Famously described as a “successful failure,” Apollo 13 did not go as planned: An oxygen tank exploded 56 hours into the mission. Thankfully, some fast-thinking teamwork between the astronauts and mission control back on Earth salvaged the mission and, after a trip around the moon, the astronauts safely returned to Earth. 

So, while the crew didn’t land on the moon as planned, they did travel around it and, thanks to modern technology, we can now see what they saw on this journey. 

Related: Apollo 13 in Real-Time website offers new insight into mission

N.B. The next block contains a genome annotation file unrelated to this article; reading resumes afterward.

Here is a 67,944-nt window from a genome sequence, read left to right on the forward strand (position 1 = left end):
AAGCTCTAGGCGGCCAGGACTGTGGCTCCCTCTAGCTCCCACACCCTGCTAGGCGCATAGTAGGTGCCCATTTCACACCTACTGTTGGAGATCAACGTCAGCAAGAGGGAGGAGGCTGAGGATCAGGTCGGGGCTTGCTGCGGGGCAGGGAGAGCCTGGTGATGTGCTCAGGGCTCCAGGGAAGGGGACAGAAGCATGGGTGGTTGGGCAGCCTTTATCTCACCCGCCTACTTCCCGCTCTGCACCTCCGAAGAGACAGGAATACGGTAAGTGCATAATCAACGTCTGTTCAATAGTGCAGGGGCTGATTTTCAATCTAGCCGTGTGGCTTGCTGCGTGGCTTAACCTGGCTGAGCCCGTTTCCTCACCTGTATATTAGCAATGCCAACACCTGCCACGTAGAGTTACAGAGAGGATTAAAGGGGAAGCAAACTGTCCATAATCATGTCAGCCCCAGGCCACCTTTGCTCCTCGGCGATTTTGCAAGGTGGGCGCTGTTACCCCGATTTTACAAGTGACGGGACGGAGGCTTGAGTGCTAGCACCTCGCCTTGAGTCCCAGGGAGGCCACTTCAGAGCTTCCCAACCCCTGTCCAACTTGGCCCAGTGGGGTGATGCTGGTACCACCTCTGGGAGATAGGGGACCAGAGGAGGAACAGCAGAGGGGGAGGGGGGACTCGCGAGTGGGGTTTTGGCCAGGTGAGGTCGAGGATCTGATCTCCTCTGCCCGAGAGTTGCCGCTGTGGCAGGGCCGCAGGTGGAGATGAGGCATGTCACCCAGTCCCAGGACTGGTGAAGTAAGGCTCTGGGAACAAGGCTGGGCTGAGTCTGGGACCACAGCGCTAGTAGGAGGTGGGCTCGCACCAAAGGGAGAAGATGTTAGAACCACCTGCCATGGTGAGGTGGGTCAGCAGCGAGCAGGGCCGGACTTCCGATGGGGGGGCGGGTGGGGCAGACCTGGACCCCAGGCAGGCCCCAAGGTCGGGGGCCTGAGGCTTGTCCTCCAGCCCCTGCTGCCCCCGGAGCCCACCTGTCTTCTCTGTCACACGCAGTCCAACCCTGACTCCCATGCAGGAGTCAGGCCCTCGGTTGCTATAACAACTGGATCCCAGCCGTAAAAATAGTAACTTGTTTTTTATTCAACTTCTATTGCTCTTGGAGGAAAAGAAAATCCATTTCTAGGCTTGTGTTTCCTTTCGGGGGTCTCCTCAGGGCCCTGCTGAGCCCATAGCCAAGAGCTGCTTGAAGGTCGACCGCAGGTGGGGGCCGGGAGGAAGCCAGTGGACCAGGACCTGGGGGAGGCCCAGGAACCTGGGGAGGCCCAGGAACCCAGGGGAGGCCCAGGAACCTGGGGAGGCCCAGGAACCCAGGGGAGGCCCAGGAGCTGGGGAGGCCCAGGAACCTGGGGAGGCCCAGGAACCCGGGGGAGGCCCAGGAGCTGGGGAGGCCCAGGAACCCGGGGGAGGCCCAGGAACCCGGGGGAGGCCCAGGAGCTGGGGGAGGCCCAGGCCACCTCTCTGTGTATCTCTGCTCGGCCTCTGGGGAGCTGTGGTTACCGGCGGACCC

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A photo of the lunar surface taken by the Apollo 13 astronauts on their trip around the moon. (Image credit: NASA)

A photo of the lunar surface taken by the Apollo 13 astronauts on their trip around the moon. 

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Soon after sunrise, the Apollo 13 crew snapped this incredible shot of the moon.

Soon after sunrise, the Apollo 13 crew snapped this incredible shot of the moon. (Image credit: NASA)

Soon after sunrise, the Apollo 13 crew snapped this incredible shot of the moon. 

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A snapshot of the Tsiolkovskiy crater, taken by the Apollo 13 crew with a telephoto lens.

A snapshot of the Tsiolkovskiy crater, taken by the Apollo 13 crew with a telephoto lens. (Image credit: NASA)

A snapshot of the Tsiolkovskiy crater, taken by the Apollo 13 crew with a telephoto lens.